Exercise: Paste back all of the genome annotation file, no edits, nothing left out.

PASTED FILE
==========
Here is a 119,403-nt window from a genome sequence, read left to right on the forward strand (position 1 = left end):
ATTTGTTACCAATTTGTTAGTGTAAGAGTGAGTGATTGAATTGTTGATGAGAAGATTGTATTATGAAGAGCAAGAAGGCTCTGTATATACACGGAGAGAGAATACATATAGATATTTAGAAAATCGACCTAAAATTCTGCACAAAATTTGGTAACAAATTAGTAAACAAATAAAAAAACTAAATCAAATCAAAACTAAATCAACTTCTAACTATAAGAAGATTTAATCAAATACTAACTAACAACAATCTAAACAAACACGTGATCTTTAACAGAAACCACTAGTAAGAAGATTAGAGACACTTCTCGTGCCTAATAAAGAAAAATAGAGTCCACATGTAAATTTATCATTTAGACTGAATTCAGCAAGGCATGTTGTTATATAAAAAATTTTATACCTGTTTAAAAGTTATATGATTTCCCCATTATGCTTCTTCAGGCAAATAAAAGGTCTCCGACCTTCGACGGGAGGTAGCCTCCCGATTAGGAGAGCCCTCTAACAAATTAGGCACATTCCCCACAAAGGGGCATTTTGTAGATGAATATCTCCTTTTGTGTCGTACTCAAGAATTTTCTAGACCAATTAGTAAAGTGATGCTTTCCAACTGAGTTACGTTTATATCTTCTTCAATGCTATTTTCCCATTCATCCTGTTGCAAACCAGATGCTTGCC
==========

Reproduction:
Here is a 119,403-nt window from a genome sequence, read left to right on the forward strand (position 1 = left end):
ATTTGTTACCAATTTGTTAGTGTAAGAGTGAGTGATTGAATTGTTGATGAGAAGATTGTATTATGAAGAGCAAGAAGGCTCTGTATATACACGGAGAGAGAATACATATAGATATTTAGAAAATCGACCTAAAATTCTGCACAAAATTTGGTAACAAATTAGTAAACAAATAAAAAAACTAAATCAAATCAAAACTAAATCAACTTCTAACTATAAGAAGATTTAATCAAATACTAACTAACAACAATCTAAACAAACACGTGATCTTTAACAGAAACCACTAGTAAGAAGATTAGAGACACTTCTCGTGCCTAATAAAGAAAAATAGAGTCCACATGTAAATTTATCATTTAGACTGAATTCAGCAAGGCATGTTGTTATATAAAAAATTTTATACCTGTTTAAAAGTTATATGATTTCCCCATTATGCTTCTTCAGGCAAATAAAAGGTCTCCGACCTTCGACGGGAGGTAGCCTCCCGATTAGGAGAGCCCTCTAACAAATTAGGCACATTCCCCACAAAGGGGCATTTTGTAGATGAATATCTCCTTTTGTGTCGTACTCAAGAATTTTCTAGACCAATTAGTAAAGTGATGCTTTCCAACTGAGTTACGTTTATATCTTCTTCAATGCTATTTTCCCATTCATCCTGTTGCAAACCAGATGCTTGCC